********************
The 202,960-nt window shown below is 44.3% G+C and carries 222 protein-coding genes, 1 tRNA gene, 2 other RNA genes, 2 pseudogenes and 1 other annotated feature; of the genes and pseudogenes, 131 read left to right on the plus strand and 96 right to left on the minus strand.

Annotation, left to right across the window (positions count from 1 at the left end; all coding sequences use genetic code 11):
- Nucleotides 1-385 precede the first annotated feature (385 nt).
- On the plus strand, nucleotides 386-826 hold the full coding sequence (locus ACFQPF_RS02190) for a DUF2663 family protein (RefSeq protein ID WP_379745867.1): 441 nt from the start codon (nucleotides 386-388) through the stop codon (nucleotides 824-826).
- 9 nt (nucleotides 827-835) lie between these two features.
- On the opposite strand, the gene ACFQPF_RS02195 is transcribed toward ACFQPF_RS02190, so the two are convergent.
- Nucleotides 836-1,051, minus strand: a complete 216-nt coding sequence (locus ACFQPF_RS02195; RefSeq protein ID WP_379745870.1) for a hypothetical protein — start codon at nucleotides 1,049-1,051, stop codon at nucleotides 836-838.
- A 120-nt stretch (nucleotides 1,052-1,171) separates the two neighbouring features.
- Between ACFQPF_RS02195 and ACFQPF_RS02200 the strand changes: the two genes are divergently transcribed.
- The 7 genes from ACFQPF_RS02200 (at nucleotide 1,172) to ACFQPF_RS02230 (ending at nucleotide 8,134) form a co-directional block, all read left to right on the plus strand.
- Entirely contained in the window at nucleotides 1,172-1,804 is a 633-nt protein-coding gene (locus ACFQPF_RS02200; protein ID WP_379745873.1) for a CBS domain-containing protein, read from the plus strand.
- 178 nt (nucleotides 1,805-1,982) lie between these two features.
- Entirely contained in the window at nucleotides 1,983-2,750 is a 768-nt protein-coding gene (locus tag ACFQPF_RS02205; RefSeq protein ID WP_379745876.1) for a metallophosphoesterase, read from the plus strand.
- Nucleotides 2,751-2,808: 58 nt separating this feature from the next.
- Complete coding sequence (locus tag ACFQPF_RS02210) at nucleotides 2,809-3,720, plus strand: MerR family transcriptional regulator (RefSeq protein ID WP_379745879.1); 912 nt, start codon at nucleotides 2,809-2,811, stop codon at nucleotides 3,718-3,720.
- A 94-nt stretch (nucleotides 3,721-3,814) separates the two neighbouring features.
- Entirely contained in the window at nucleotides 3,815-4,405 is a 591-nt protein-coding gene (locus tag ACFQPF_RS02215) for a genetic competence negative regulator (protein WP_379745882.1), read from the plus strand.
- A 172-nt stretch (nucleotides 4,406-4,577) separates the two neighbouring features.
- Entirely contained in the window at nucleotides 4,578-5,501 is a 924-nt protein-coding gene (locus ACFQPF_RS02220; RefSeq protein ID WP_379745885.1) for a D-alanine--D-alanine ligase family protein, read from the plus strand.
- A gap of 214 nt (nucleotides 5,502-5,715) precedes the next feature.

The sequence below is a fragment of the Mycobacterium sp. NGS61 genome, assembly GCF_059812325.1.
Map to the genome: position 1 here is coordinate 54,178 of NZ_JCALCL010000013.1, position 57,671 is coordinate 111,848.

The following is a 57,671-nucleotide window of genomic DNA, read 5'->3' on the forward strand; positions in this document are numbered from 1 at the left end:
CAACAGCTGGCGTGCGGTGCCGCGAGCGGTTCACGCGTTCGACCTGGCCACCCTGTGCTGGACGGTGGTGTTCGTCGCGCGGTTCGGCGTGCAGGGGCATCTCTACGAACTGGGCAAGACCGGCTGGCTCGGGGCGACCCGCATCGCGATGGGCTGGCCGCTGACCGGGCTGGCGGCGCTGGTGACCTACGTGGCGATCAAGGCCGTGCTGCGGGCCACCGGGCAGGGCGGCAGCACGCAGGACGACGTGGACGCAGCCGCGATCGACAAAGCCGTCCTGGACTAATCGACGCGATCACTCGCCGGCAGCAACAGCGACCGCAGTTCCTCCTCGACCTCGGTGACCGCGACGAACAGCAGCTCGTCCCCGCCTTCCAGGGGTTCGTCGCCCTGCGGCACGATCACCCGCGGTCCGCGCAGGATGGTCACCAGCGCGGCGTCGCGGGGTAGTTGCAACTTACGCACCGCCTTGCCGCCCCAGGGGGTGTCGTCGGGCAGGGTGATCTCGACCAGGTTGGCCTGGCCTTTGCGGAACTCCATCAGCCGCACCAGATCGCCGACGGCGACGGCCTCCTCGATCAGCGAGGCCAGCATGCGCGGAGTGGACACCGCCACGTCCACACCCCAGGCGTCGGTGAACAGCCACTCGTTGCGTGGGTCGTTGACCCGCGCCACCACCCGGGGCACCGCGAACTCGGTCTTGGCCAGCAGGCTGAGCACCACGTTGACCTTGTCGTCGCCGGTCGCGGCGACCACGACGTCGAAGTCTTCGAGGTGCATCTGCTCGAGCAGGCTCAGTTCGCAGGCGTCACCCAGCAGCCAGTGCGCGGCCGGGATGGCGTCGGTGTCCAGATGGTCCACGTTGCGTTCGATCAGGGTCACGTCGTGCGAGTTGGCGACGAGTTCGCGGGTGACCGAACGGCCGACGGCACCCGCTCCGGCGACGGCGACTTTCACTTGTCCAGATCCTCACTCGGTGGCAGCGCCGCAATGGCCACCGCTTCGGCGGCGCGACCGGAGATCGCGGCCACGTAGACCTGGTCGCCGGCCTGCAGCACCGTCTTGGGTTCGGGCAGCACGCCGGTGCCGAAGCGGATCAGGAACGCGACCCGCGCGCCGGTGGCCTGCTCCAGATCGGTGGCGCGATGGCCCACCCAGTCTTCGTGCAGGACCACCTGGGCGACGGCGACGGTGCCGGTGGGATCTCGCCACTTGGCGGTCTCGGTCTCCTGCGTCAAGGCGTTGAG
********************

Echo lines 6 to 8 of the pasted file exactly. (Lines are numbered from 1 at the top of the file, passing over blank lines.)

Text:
- On the opposite strand, the gene ACFQPF_RS02195 is transcribed toward ACFQPF_RS02190, so the two are convergent.
- Nucleotides 836-1,051, minus strand: a complete 216-nt coding sequence (locus ACFQPF_RS02195; RefSeq protein ID WP_379745870.1) for a hypothetical protein — start codon at nucleotides 1,049-1,051, stop codon at nucleotides 836-838.
- A 120-nt stretch (nucleotides 1,052-1,171) separates the two neighbouring features.